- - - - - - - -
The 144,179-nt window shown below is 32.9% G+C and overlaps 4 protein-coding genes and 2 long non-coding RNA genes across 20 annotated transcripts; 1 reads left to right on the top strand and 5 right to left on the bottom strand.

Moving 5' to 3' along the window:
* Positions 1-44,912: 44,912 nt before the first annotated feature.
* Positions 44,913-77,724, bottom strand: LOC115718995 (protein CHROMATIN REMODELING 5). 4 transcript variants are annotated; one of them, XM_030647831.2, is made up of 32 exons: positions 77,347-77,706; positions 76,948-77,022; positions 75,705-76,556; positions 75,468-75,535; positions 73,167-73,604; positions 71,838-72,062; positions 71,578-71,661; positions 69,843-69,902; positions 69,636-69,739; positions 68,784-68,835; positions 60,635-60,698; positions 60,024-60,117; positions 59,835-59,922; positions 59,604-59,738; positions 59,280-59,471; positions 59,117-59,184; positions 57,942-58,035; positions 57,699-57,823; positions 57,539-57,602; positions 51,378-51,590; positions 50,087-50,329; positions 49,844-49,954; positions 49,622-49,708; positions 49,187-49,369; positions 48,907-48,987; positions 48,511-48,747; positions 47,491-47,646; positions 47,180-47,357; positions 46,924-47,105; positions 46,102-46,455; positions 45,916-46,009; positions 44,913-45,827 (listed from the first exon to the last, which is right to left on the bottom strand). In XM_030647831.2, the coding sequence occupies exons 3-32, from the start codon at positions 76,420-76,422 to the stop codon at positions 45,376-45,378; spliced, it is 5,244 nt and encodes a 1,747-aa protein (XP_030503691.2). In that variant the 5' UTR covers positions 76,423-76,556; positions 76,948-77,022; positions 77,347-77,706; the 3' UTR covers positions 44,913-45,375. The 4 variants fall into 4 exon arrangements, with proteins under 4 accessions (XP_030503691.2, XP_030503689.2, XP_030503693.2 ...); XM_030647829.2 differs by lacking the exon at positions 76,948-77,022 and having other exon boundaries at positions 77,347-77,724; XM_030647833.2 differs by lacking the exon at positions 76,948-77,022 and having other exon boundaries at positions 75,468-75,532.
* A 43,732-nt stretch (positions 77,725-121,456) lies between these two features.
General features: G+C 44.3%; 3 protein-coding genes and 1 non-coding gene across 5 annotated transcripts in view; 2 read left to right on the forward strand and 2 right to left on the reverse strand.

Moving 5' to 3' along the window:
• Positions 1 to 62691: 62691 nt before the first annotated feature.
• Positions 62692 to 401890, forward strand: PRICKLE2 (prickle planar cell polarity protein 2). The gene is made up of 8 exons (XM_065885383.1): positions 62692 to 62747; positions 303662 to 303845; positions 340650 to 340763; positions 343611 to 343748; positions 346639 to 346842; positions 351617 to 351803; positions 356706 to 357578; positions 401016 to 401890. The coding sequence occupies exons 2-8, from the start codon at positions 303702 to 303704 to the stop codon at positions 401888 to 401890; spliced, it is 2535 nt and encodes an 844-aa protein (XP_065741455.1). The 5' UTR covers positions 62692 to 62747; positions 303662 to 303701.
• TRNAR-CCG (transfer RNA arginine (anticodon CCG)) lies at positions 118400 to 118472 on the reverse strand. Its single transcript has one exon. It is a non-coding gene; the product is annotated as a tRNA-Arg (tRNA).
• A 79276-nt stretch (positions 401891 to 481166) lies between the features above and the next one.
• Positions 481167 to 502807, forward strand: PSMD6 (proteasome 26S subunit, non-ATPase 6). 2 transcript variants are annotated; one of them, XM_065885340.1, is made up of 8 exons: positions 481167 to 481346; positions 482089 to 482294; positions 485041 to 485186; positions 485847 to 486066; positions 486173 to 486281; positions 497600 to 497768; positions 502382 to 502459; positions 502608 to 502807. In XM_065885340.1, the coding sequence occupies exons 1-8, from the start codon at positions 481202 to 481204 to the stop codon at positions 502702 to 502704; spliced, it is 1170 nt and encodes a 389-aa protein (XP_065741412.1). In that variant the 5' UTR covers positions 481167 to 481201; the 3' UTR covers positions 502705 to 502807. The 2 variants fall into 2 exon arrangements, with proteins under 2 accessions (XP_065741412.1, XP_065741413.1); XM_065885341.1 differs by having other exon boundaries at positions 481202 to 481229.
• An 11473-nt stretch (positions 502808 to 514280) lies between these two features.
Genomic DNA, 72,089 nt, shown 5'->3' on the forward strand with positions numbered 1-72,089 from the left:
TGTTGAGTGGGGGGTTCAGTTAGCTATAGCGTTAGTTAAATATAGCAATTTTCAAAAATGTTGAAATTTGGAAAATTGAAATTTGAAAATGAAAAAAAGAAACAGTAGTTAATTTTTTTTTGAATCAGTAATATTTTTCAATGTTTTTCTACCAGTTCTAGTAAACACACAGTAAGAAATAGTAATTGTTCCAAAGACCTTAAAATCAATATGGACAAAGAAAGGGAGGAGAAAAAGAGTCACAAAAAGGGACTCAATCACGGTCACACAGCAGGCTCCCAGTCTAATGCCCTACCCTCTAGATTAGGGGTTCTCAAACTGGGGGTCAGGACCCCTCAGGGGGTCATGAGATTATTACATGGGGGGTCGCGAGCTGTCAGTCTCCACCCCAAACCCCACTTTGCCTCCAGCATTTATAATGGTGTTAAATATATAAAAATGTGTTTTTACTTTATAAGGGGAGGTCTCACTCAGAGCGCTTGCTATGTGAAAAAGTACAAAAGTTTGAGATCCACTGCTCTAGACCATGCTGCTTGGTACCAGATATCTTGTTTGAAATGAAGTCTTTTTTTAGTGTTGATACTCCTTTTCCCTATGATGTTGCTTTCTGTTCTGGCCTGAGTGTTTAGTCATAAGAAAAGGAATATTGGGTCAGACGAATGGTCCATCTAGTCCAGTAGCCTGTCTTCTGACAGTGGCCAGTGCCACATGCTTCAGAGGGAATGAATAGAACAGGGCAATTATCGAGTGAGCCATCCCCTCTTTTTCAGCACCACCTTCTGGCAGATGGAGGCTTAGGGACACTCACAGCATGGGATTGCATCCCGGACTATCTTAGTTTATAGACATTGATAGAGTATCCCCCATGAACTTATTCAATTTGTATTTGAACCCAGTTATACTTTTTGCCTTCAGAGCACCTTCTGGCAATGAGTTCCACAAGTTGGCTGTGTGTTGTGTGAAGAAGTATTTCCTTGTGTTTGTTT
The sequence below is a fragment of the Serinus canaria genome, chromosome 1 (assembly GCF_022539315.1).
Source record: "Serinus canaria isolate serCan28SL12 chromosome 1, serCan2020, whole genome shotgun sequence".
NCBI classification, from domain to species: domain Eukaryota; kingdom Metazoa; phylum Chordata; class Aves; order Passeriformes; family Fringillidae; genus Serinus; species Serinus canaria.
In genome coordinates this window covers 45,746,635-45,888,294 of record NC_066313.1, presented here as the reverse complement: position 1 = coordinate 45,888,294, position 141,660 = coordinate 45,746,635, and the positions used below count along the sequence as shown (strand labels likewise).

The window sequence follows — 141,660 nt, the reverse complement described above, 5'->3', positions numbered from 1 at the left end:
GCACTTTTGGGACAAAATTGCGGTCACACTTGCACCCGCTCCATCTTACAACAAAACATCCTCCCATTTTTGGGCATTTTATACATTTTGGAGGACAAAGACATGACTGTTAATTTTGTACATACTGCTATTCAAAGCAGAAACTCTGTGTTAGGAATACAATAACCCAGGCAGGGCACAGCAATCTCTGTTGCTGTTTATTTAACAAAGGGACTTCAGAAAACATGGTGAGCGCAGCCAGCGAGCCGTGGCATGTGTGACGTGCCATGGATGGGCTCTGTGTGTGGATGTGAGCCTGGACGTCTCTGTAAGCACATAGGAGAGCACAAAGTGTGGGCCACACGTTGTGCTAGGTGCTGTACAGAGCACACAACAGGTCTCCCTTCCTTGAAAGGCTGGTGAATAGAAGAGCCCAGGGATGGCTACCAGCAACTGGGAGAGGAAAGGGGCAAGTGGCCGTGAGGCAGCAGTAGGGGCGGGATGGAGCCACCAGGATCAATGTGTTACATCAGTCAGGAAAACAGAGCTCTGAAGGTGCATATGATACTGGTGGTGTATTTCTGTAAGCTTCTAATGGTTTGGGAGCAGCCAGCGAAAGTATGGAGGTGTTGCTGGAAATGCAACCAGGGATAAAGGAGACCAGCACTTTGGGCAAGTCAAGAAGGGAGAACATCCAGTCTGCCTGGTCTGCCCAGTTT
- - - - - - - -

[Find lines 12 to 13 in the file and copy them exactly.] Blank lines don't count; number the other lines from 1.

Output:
• Positions 481167 to 502807, forward strand: PSMD6 (proteasome 26S subunit, non-ATPase 6). 2 transcript variants are annotated; one of them, XM_065885340.1, is made up of 8 exons: positions 481167 to 481346; positions 482089 to 482294; positions 485041 to 485186; positions 485847 to 486066; positions 486173 to 486281; positions 497600 to 497768; positions 502382 to 502459; positions 502608 to 502807. In XM_065885340.1, the coding sequence occupies exons 1-8, from the start codon at positions 481202 to 481204 to the stop codon at positions 502702 to 502704; spliced, it is 1170 nt and encodes a 389-aa protein (XP_065741412.1). In that variant the 5' UTR covers positions 481167 to 481201; the 3' UTR covers positions 502705 to 502807. The 2 variants fall into 2 exon arrangements, with proteins under 2 accessions (XP_065741412.1, XP_065741413.1); XM_065885341.1 differs by having other exon boundaries at positions 481202 to 481229.
• An 11473-nt stretch (positions 502808 to 514280) lies between these two features.